I'm not heartily defending mine and many of our vocations, merely pointing out the fact to your friend that his comments have no basis but ignorance.

  9. #8
    Join Date
    May 2003
    Location
    Fredericksburg, VA US
    Posts
    1,127
    Thanks
    20
    Thanked 78 Times in 51 Posts
    God this would be such a huge argument. For one, if your friend never humbles himself out a little bit, he's not going to improve that much. Two, what is it about conforming to other people's ideals, or conforming to reality that makes his art superior? Has he ever tried drawing a human being without reference? Many people here can do it reaaaaally well, and there is certainly a huge amount of knowledge and skill involved in that (as well as environment,creature, vehicle, etc. design. )

    I used to be really closed off to other forms of art that weren't really after realism (esp. modern). But in reality we're all working with the same tools and ideas fundamentally, we're just playing different notes and composing different songs. There is something to learn from everything, and even if you may not like it as a whole, there is something there that may be of interest to you and inspire you. So why be shut out all these other forms of art.. you think they take no skill and these artists dont struggle? We're all after an ideal of our own and we're taking in influences all of the time and revising those ideals for our entire lives as artists. I'm sure its safe to assume that many people working in concept art have the same kind of drive, passion, and thoughtfulness that anyone in a fine art gallery may have for what they do.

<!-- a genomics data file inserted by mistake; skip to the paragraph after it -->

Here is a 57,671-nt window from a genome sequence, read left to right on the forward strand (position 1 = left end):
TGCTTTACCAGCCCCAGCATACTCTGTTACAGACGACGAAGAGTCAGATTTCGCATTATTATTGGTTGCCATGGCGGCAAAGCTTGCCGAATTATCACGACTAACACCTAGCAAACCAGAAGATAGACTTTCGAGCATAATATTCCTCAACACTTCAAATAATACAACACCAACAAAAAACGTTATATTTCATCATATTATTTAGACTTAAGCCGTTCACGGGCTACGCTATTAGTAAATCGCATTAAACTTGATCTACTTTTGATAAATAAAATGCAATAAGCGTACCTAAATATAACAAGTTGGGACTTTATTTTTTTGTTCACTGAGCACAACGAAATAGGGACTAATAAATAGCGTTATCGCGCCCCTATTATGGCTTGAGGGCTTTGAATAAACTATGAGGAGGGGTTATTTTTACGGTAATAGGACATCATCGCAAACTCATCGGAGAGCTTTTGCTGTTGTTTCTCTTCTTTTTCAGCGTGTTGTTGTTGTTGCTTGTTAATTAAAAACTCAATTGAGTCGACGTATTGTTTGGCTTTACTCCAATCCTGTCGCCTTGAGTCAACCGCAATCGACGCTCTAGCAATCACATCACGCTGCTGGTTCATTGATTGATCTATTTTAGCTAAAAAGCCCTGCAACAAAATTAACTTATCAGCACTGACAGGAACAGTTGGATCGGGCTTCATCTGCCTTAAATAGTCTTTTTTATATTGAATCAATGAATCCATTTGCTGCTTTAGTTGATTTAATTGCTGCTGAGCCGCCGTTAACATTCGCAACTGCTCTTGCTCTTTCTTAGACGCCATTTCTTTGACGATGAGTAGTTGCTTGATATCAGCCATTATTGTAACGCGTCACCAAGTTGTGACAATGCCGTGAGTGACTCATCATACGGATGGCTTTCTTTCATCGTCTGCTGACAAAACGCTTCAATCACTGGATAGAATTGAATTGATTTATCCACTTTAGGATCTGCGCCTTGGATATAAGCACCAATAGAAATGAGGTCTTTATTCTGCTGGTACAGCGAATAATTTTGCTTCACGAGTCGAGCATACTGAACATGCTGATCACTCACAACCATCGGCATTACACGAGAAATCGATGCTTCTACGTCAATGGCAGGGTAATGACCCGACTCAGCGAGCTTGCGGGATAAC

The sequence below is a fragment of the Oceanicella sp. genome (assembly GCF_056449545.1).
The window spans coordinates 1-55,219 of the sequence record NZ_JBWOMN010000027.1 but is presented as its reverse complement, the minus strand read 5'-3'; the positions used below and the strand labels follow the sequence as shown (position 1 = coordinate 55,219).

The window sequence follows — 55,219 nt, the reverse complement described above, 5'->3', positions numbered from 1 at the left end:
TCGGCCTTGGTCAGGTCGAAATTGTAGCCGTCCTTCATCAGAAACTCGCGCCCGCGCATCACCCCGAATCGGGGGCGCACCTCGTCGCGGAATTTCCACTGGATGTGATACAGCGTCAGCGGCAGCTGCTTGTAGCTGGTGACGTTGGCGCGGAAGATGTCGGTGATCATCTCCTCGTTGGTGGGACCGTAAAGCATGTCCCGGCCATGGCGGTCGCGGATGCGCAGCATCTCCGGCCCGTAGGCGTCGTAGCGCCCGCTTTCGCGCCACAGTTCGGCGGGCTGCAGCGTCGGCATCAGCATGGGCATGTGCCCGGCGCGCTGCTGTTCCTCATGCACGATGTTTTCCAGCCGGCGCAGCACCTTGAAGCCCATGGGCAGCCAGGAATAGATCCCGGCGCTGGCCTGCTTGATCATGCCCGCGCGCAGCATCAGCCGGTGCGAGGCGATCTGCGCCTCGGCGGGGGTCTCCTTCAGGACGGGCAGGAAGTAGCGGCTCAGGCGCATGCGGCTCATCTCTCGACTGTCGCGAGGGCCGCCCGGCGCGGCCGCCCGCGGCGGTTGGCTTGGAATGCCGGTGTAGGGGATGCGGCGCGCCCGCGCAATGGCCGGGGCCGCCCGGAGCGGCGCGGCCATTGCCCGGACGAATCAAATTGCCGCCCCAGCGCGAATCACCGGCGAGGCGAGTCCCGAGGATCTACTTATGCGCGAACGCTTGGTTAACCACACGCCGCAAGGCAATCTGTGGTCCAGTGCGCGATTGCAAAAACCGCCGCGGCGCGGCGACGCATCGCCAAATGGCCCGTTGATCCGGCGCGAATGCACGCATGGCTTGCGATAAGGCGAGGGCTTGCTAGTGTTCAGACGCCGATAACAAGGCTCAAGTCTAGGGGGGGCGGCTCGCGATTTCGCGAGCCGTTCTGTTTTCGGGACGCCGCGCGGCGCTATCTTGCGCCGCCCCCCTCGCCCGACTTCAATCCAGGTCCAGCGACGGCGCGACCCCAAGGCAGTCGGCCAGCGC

Right direction pffft.. could you please tell him to lay out the road map to great art for us? I'm sure it would make this whole art trip a lot easier, and a whole lot less fun.

    Might as well go tell a musician to drop whatever he's doing and go learn how to compose classical music, because its the only "real" musical art form.
    Cave House Studios - creative animation and video
    What the Sketchbook

  10. #9
    Join Date
    Jul 2002
    Location
    Austin TX
    Posts
    11,707
    Thanks
    2,091